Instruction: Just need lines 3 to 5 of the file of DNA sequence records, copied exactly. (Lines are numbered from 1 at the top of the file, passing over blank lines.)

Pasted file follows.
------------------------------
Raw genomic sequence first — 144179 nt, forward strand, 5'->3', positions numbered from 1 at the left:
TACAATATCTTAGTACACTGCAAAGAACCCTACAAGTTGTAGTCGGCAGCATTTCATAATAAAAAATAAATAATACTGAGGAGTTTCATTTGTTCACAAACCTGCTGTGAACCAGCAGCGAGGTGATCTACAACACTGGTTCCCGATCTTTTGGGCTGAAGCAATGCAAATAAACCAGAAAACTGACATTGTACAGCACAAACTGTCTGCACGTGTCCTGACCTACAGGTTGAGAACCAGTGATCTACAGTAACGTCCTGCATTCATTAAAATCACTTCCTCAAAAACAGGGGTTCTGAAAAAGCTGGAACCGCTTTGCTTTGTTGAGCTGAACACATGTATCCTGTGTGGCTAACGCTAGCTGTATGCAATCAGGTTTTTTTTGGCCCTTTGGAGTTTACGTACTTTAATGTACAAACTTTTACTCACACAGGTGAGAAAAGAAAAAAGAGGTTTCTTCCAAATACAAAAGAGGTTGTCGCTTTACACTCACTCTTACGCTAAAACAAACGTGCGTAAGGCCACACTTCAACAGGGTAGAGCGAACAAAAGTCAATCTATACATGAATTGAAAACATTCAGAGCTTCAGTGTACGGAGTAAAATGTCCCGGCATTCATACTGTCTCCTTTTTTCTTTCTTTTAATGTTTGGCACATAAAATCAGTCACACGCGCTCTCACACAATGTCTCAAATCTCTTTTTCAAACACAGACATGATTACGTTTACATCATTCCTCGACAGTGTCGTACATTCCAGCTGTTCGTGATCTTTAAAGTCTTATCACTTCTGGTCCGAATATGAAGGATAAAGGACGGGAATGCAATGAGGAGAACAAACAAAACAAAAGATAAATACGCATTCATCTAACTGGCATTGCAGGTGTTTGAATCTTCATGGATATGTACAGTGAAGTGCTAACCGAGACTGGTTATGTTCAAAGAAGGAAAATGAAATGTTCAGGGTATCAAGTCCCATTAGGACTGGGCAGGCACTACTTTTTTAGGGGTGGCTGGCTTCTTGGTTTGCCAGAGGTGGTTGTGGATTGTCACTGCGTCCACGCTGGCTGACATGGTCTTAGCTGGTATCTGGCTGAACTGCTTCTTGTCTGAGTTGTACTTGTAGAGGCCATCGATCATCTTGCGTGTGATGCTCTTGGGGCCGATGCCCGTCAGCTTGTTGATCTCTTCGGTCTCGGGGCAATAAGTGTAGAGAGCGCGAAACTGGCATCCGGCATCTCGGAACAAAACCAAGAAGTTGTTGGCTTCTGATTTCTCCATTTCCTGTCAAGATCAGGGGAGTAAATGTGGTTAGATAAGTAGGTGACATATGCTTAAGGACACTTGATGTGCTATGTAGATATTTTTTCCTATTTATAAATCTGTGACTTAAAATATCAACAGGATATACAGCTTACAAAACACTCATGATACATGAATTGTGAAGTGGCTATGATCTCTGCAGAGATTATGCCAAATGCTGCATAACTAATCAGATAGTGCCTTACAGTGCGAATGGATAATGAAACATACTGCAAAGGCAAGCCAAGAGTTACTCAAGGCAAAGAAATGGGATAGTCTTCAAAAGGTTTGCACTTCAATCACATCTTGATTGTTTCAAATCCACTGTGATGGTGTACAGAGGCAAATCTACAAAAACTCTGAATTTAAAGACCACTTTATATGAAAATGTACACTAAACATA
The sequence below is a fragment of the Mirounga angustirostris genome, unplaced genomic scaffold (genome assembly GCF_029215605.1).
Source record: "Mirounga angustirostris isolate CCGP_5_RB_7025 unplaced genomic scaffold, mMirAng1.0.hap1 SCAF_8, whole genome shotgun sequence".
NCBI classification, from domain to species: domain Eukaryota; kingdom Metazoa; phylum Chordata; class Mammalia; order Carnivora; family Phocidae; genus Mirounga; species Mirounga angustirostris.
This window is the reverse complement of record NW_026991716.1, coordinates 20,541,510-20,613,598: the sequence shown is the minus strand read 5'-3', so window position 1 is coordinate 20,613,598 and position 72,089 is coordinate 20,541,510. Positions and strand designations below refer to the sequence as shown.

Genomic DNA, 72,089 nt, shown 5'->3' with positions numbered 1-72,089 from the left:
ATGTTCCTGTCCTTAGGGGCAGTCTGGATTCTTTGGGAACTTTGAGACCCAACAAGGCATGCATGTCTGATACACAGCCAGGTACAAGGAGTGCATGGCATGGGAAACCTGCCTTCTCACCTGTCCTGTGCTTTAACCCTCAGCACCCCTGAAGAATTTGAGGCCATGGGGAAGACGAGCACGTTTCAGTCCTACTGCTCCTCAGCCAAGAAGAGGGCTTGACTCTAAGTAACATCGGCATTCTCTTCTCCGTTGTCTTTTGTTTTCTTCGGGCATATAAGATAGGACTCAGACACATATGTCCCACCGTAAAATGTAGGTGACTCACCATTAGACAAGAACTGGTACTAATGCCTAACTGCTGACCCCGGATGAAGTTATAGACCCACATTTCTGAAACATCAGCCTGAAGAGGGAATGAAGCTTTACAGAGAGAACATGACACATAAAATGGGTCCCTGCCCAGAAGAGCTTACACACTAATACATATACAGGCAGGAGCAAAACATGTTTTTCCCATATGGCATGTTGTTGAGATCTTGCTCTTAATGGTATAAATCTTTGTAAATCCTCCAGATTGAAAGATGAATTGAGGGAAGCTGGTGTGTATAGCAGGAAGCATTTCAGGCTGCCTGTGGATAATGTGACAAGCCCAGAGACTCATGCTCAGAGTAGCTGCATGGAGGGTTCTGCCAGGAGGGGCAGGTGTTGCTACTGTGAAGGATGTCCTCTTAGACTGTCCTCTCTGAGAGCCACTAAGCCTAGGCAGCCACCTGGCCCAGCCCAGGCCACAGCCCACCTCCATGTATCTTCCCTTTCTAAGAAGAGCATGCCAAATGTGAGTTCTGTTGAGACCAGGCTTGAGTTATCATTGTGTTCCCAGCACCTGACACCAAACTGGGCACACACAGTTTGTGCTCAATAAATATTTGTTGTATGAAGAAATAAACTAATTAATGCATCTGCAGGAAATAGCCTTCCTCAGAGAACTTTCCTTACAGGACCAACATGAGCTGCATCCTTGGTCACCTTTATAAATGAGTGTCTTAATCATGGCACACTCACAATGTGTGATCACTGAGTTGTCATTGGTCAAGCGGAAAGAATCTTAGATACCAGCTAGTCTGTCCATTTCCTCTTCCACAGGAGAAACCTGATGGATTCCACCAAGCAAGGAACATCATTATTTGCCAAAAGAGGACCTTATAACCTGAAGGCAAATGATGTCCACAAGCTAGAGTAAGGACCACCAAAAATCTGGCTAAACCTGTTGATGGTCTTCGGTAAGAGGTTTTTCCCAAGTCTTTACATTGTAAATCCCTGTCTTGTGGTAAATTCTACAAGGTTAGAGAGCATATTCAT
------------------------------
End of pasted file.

The sequence below is a fragment of the Mirounga angustirostris genome, unplaced genomic scaffold (genome assembly GCF_029215605.1).
Source record: "Mirounga angustirostris isolate CCGP_5_RB_7025 unplaced genomic scaffold, mMirAng1.0.hap1 SCAF_8, whole genome shotgun sequence".
NCBI classification, from domain to species: domain Eukaryota; kingdom Metazoa; phylum Chordata; class Mammalia; order Carnivora; family Phocidae; genus Mirounga; species Mirounga angustirostris.